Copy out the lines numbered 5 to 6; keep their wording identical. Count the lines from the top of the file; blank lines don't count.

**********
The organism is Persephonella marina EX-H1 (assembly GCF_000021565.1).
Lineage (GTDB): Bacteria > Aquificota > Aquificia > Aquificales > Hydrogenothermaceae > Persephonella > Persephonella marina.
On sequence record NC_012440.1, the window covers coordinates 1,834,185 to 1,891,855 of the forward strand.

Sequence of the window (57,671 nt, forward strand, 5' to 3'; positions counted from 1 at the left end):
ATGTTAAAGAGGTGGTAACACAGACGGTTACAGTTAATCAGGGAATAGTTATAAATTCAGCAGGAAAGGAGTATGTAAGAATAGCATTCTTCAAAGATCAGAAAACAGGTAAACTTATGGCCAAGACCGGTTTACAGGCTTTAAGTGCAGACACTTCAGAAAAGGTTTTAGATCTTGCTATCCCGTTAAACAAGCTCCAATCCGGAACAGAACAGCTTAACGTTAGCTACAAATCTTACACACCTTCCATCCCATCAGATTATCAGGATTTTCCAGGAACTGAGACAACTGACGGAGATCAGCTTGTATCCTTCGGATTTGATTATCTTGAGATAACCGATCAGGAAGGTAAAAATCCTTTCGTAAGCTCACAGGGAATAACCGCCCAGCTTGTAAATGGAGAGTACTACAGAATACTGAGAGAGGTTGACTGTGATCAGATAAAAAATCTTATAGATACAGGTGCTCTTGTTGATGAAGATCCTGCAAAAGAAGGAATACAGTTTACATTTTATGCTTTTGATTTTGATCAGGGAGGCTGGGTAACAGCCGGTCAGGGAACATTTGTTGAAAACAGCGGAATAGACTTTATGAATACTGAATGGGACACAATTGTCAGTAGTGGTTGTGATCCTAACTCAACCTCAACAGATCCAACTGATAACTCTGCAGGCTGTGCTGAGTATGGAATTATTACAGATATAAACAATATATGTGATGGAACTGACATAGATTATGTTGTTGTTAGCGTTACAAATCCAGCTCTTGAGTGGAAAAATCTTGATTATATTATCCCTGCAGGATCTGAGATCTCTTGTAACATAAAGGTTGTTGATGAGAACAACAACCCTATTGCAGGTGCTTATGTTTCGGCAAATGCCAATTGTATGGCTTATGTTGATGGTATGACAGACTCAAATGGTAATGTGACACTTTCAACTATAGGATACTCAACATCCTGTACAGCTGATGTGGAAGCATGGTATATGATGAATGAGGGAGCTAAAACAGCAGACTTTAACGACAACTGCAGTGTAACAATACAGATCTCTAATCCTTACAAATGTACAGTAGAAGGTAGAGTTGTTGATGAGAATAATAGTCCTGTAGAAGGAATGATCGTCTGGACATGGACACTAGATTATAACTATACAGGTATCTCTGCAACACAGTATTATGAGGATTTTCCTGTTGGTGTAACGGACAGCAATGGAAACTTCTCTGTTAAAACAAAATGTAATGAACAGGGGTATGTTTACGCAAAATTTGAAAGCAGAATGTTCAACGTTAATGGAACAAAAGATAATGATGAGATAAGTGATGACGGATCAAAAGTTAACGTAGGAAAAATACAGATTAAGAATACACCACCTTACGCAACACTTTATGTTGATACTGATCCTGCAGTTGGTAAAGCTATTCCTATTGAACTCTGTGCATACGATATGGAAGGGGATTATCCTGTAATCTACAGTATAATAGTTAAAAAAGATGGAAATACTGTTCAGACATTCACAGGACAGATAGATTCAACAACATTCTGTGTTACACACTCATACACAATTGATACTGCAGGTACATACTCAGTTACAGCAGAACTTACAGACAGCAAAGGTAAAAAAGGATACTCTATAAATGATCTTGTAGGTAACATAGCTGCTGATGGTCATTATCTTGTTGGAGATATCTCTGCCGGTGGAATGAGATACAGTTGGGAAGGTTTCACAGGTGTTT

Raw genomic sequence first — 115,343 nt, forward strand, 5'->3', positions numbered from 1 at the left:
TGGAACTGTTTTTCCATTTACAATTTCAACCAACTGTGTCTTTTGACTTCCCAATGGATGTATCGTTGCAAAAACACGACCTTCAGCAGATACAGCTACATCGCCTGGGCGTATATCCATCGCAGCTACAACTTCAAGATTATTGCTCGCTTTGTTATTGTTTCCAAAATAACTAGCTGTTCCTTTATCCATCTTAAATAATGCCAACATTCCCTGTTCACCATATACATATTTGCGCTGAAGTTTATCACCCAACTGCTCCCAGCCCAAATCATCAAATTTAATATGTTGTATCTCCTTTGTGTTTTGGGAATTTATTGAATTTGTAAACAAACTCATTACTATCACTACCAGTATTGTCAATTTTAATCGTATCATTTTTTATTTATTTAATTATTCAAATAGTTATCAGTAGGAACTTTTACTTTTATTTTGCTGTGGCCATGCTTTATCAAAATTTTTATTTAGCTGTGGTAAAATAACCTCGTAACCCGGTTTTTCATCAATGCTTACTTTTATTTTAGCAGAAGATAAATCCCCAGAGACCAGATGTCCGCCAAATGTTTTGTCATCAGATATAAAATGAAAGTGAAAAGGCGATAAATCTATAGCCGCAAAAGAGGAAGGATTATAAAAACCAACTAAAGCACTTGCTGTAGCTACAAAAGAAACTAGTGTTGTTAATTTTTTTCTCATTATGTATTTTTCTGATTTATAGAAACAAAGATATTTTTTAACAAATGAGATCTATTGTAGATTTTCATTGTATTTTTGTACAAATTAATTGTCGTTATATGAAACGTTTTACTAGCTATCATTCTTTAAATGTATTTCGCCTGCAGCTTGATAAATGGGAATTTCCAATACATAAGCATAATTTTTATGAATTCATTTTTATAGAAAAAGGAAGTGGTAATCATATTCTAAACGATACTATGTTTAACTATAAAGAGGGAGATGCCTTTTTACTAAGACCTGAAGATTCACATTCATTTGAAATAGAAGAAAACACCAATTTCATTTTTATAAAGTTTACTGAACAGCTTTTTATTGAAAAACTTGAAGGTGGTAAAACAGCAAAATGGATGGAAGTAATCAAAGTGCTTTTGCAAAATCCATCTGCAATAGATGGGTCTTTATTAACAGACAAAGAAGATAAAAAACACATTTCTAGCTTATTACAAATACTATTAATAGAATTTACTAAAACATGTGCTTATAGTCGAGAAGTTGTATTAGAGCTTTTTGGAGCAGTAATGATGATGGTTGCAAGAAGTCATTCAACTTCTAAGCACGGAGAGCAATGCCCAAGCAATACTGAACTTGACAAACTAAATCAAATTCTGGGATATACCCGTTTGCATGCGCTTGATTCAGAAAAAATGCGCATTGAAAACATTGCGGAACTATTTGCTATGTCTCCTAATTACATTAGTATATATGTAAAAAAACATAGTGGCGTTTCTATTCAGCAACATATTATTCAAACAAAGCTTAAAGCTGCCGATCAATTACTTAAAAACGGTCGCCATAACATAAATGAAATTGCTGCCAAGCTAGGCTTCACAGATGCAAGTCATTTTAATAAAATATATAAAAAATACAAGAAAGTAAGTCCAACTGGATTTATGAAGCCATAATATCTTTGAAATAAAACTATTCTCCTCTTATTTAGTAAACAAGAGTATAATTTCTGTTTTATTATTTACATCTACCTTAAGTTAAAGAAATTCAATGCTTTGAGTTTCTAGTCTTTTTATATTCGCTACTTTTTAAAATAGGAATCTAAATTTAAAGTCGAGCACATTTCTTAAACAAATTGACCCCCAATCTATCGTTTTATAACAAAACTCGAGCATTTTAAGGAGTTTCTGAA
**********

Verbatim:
ATGTTAAAGAGGTGGTAACACAGACGGTTACAGTTAATCAGGGAATAGTTATAAATTCAGCAGGAAAGGAGTATGTAAGAATAGCATTCTTCAAAGATCAGAAAACAGGTAAACTTATGGCCAAGACCGGTTTACAGGCTTTAAGTGCAGACACTTCAGAAAAGGTTTTAGATCTTGCTATCCCGTTAAACAAGCTCCAATCCGGAACAGAACAGCTTAACGTTAGCTACAAATCTTACACACCTTCCATCCCATCAGATTATCAGGATTTTCCAGGAACTGAGACAACTGACGGAGATCAGCTTGTATCCTTCGGATTTGATTATCTTGAGATAACCGATCAGGAAGGTAAAAATCCTTTCGTAAGCTCACAGGGAATAACCGCCCAGCTTGTAAATGGAGAGTACTACAGAATACTGAGAGAGGTTGACTGTGATCAGATAAAAAATCTTATAGATACAGGTGCTCTTGTTGATGAAGATCCTGCAAAAGAAGGAATACAGTTTACATTTTATGCTTTTGATTTTGATCAGGGAGGCTGGGTAACAGCCGGTCAGGGAACATTTGTTGAAAACAGCGGAATAGACTTTATGAATACTGAATGGGACACAATTGTCAGTAGTGGTTGTGATCCTAACTCAACCTCAACAGATCCAACTGATAACTCTGCAGGCTGTGCTGAGTATGGAATTATTACAGATATAAACAATATATGTGATGGAACTGACATAGATTATGTTGTTGTTAGCGTTACAAATCCAGCTCTTGAGTGGAAAAATCTTGATTATATTATCCCTGCAGGATCTGAGATCTCTTGTAACATAAAGGTTGTTGATGAGAACAACAACCCTATTGCAGGTGCTTATGTTTCGGCAAATGCCAATTGTATGGCTTATGTTGATGGTATGACAGACTCAAATGGTAATGTGACACTTTCAACTATAGGATACTCAACATCCTGTACAGCTGATGTGGAAGCATGGTATATGATGAATGAGGGAGCTAAAACAGCAGACTTTAACGACAACTGCAGTGTAACAATACAGATCTCTAATCCTTACAAATGTACAGTAGAAGGTAGAGTTGTTGATGAGAATAATAGTCCTGTAGAAGGAATGATCGTCTGGACATGGACACTAGATTATAACTATACAGGTATCTCTGCAACACAGTATTATGAGGATTTTCCTGTTGGTGTAACGGACAGCAATGGAAACTTCTCTGTTAAAACAAAATGTAATGAACAGGGGTATGTTTACGCAAAATTTGAAAGCAGAATGTTCAACGTTAATGGAACAAAAGATAATGATGAGATAAGTGATGACGGATCAAAAGTTAACGTAGGAAAAATACAGATTAAGAATACACCACCTTACGCAACACTTTATGTTGATACTGATCCTGCAGTTGGTAAAGCTATTCCTATTGAACTCTGTGCATACGATATGGAAGGGGATTATCCTGTAATCTACAGTATAATAGTTAAAAAAGATGGAAATACTGTTCAGACATTCACAGGACAGATAGATTCAACAACATTCTGTGTTACACACTCATACACAATTGATACTGCAGGTACATACTCAGTTACAGCAGAACTTACAGACAGCAAAGGTAAAAAAGGATACTCTATAAATGATCTTGTAGGTAACATAGCTGCTGATGGTCATTATCTTGTTGGAGATATCTCTGCCGGTGGAATGAGATACAGTTGGGAAGGTTTCACAGGTGTTT

Raw genomic sequence first — 115,343 nt, forward strand, 5'->3', positions numbered from 1 at the left: